Canine Foetal and Neonatal Mortality Due to Coinfection with Zoonotic Agents: Brucella sp., Leishmania infantum, and Antimicrobial-Resistant Staphylococcus schleiferi subsp. coagulans and Escherichia coli
Breeding dogs exposes owners and kennel employees to vaginal discharges and puppies’ excretions. Canine brucellosis is a worldwide bacterial zoonosis, which poses many diagnostic challenges. Visceral leishmaniosis due to Leishmania infantum is a protozoan zoonotic reemergent vector-borne disease that can be vertically transmitted in dogs. Canine perinatal morbidity and mortality is often due to opportunistic bacterial infections.
We report a case of canine foetal and neonatal death in a dog litter in which Brucella sp. was diagnosed in co-infection with gram-positive and gram-negative antimicrobial resistant bacteria and Leishmania infantum.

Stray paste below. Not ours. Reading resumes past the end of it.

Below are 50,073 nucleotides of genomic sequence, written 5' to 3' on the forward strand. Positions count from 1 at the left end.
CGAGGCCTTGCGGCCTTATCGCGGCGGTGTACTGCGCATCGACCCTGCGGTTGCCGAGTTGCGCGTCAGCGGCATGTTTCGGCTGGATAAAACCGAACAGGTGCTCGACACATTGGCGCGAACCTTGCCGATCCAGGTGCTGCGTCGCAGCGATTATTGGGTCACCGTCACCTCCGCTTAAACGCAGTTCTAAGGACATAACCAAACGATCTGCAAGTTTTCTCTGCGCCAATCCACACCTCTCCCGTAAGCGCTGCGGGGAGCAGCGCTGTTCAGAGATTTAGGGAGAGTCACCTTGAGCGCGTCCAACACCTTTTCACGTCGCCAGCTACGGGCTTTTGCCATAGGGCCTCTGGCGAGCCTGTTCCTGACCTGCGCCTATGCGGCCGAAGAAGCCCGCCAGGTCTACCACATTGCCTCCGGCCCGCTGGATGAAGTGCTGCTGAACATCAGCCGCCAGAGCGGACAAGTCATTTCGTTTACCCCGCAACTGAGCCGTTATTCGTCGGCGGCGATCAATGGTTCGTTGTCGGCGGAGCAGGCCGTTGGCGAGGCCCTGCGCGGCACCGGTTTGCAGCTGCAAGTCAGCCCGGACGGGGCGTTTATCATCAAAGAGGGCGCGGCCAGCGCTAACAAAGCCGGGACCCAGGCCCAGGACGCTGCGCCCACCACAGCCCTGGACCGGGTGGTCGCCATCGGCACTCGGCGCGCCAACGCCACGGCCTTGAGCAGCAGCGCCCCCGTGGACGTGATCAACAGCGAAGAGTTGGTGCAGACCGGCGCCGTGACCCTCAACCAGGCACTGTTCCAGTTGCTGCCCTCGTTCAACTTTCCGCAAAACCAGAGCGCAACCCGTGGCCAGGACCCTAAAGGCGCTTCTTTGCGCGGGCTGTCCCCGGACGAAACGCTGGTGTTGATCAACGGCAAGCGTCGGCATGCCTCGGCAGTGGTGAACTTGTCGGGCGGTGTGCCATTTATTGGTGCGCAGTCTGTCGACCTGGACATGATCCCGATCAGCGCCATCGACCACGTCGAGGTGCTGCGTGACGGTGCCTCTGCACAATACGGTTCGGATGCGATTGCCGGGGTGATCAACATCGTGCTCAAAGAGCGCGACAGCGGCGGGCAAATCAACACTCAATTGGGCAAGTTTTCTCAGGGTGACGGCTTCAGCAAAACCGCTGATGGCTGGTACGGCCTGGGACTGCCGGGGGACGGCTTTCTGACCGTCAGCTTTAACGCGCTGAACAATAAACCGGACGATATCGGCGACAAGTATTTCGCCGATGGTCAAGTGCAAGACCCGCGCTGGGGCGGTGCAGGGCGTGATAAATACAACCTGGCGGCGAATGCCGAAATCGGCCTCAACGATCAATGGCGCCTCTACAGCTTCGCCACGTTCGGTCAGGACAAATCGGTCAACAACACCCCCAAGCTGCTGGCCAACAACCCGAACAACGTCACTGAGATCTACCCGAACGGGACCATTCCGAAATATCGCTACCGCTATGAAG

Twelve dead puppies and placentas were submitted to necropsy. Tissue samples were subjected to histopathology; bacterial isolation and identification through biochemistry, Bactray® and MALDI-TOF; conventional PCR; and immunohistochemistry.
The pregnant bitch presented anorexia and depression one week before delivery. Clinical condition deteriorated with pyoderma, thrombocytopenia, and foetal death despite treatment. Caesarean section was performed before term with delivery of one mummified and four stillborn foetuses, and nine neonates. Seven neonates died up to five days after birth with diarrhoea and hypothermia. Eleven puppies presented pneumonia, hepatitis, enteritis, and were positive for Brucella; one stillborn was positive for L. infantum. Staphylococcus schleiferi subsp. coagulans was isolated from placentas and the five foetuses, Escherichia coli, Proteus mirabilis, and Klebsiella pneumoniae exclusively from neonates. S. schleiferi and E. coli were resistant to different antimicrobials, including b-lactams.
This report highlights the complex aetiology in canine perinatal mortality and its zoonotic risk, widely neglected by breeders and veterinarians.